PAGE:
Health Savings Accounts (HSA). HSAs are savings accounts established by individuals and their employers. HSAs are used to pay for qualified health care costs. The account is owned by the employee. The employee is responsible for maintaining a balance and determining how to spend the monies. HSAs can only be used with a qualified High Deductible Health Plan (HDHP) with at least a $1,200 deductible for an individual plan or $2,400 deductible for a family plan (2014 levels).  Minimum deductables increase in 2015 to $1,300 for an individual and $2,600 for a family plan NOTE: For the small-group employers, the Protecting Access to Medicare Act passed on April 1, 2014 removes the deductible limits.  The maximum out-of-pocket costs (not including premiums) increase to $6,450 for individual and $12,900 for family.  The HDHP must meet the ACA affordability and provide the essential health benefits mandated by the ACA. To offset out-of-pockets costs, the employer and employee contribution limits increase in 2015 to $3,350 for an individual and $6,650 for a family. These funds do not expire and account balances can build.  Note:  For employees under 65 (unless totally and permanently disabled) who use the HSA funds for nonqualified medical expenses will incur a 20% penalty of the funds used.  The funds used for nonqualified expenses will also be subject to income tax.   Furthermore, limitations are in place for children covered by the HSA-HDH:

  • Child must have the same principal living address as the covered employee
  • Child does not provide for more than half of their own support during the taxable year
  • Child is not yet 19 (or, 24 if a student)by the end of the tax year, or is permanently and totally disabled (Source:  Society for Human Resource Management)

Additional information on HSAs:

Flexible Spending Account (FSA). FSAs are employer sponsored accounts that can be used to reimburse participants for qualified medical expenses. Both the employer and employee may make contributions to this account through payment deductions. FSA contributions are pre-tax monies. FSAs have an annual "use or lose it" rule.  For 2015, tax-free contributions will be limited to $2,550 per employee for the year.  See video on Flexible Spending Accounts (Source: Humana). UPDATE 10/31/13 - The IRS issued Notice 2013-71 that became effective immediately to allow individuals to carryover up to $500 each year OR to option for a grace period option giving employees 2 1/2 months extension to spend the remaining FSA funds.  Employers may choose to offer this to their employees, it is not a mandatory ruling.   Because of the change, employees may now be more interested in using FSAs to reduce out-of-pocket costs.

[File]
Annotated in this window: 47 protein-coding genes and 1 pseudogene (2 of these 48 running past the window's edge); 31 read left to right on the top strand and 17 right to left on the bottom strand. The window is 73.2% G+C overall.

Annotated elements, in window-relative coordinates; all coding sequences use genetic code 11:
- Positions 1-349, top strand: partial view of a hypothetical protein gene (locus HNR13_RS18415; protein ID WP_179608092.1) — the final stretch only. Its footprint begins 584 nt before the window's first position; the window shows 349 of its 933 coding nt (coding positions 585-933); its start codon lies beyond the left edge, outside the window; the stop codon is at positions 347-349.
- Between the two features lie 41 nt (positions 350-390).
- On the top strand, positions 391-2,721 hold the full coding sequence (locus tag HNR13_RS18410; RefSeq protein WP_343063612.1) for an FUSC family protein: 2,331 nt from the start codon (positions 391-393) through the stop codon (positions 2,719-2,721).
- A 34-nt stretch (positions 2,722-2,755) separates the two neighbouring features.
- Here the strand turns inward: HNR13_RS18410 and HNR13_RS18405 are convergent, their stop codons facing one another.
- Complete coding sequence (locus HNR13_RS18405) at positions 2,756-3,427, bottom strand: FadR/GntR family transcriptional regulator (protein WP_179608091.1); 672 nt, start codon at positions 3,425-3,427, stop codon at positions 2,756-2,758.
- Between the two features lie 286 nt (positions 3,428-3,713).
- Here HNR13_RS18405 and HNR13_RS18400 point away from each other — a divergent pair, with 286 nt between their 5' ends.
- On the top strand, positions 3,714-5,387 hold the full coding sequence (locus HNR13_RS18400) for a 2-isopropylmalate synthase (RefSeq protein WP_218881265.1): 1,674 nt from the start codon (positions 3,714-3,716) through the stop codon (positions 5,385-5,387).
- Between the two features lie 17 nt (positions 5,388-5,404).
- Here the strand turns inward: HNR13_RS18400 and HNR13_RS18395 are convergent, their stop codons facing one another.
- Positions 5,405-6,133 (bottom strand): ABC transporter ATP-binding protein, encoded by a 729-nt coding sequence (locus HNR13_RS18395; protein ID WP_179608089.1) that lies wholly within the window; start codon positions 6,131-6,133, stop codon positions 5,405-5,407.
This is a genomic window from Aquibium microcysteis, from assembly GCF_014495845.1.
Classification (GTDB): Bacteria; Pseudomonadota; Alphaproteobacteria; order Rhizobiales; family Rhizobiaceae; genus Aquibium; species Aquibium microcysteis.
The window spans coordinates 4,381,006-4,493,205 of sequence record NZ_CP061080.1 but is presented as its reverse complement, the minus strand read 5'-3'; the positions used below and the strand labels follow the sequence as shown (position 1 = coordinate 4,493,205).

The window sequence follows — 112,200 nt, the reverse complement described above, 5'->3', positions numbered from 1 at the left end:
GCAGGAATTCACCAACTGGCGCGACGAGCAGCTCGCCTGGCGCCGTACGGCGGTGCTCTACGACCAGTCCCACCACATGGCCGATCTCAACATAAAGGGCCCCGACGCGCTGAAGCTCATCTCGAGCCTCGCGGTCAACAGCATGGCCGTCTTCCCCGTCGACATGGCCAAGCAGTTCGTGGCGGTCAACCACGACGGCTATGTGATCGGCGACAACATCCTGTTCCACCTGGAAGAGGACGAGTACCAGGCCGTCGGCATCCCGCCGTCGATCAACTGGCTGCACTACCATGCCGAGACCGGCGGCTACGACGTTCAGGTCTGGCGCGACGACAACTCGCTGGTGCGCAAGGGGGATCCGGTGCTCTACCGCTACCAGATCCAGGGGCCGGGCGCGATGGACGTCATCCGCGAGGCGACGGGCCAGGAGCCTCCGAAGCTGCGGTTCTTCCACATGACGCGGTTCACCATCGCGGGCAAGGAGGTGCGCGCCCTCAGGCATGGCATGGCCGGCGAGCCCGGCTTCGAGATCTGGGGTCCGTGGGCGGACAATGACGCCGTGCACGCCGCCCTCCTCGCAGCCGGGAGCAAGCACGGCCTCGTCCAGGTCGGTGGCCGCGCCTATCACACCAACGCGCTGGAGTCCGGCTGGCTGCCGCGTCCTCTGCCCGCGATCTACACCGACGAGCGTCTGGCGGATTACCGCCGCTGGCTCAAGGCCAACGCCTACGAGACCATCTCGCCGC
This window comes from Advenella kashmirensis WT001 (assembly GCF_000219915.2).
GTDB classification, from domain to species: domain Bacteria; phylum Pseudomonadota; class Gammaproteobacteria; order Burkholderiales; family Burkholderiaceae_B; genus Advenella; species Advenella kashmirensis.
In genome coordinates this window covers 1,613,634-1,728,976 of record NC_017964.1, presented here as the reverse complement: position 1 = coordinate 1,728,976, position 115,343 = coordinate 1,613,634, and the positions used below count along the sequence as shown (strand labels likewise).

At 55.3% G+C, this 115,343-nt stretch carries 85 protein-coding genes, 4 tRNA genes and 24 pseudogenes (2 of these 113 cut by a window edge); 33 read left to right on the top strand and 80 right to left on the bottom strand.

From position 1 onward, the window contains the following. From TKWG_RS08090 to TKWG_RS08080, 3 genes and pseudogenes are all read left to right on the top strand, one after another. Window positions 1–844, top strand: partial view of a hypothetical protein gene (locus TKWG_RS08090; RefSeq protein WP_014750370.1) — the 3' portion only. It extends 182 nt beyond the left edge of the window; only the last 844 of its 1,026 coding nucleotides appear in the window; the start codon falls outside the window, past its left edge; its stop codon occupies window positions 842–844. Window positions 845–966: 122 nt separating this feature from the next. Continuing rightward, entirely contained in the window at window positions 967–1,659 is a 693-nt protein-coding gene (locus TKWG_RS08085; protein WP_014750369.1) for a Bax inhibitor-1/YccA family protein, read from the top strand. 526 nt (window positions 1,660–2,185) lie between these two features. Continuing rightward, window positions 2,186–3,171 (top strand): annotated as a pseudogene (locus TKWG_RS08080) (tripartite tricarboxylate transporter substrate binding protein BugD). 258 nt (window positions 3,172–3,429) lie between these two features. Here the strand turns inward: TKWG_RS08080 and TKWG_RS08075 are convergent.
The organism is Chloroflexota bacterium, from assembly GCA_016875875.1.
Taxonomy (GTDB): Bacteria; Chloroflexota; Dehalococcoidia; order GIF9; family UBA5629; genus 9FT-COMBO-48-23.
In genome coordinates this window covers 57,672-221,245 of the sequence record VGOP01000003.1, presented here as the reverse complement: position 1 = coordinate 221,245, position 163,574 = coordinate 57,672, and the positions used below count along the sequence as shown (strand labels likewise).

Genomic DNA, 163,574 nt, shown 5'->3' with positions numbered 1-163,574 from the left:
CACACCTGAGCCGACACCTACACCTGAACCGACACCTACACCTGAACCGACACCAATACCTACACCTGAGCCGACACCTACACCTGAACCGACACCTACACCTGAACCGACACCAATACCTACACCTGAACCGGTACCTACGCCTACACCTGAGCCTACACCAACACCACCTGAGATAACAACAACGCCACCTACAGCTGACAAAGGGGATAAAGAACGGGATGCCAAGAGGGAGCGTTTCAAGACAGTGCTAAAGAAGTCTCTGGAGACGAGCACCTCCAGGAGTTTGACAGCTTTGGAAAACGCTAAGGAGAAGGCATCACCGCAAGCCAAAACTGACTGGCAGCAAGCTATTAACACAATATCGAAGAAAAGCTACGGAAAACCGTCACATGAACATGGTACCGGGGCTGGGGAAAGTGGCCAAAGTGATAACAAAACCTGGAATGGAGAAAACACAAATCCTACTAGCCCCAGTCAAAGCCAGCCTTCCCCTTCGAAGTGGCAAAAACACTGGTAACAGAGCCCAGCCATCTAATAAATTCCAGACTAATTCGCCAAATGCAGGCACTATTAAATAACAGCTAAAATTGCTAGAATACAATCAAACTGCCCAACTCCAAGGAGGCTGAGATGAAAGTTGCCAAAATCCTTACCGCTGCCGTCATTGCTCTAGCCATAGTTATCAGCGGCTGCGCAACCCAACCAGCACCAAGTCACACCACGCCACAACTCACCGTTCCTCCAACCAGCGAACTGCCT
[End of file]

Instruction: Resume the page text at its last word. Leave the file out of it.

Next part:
Concerns

Employers who make contributions to a HRA, HSA or FSA will not satisfy the minimum essential health benefits requirement as defined under the shared responsibility provision. Employers will need to evaluate the different costs and configurations of combining high deductible plans, metal levels plans, no coverage, defined contribution plans and/or health tax credits. How the plans fit with human resource goals should also be considered.  

Back to top

No Coverage

As a Small Employer with less than 25 employees, you are not required to provide health insurance coverage for your employees. You are however asked to comply with the Small Business Requirement for Employee Notification within 14 days of the employee's start date.  This is not a mandatory notification required by law.  However, it may be beneficial to your employees should they choose to purchase health insurance coverage privately or through the individual Marketplace. For more information about the individual marketplace, see the Self-Employed category on this website.

Back to top
 

Disclaimer

Information provided here is from a variety of resources managed by government agencies, professionals, organizations, and non-profits. The information is not intended as tax or legal advice, and it may not be relied on for the purpose of avoiding any federal or state tax penalties.

There is no implied or intended endorsement by UNL Extension of any website,  information, or videos provided within this website. Nor is there any implied endorsement by the creators of the information and videos used within this website to UNL Extension.  Use of the information is for educational purposes only and is designed to serve as a starting point for you to further discuss your business options with an attorney, accountant, human resource (HR) consultant, or other advisor who is well-versed in the new health care regulations.

UNL Extension ACA Team

For questions or additional information, email:  ACAbizNE@unl.edu

Phone:  Marilyn Schlake (402.472.4138); Carroll Welte (402.374.2929); Jim Crandall (308.995.3889); Charlotte Narjes (402.472.1724)

 

Other business types
Self employed businesses
25 or less employees
50 or less employees
50-or-More

IRS Determination for Small Business Health Care Tax Credit

(Source: IRS) 

To enlarge, click on the open square in the lower right corner of the video.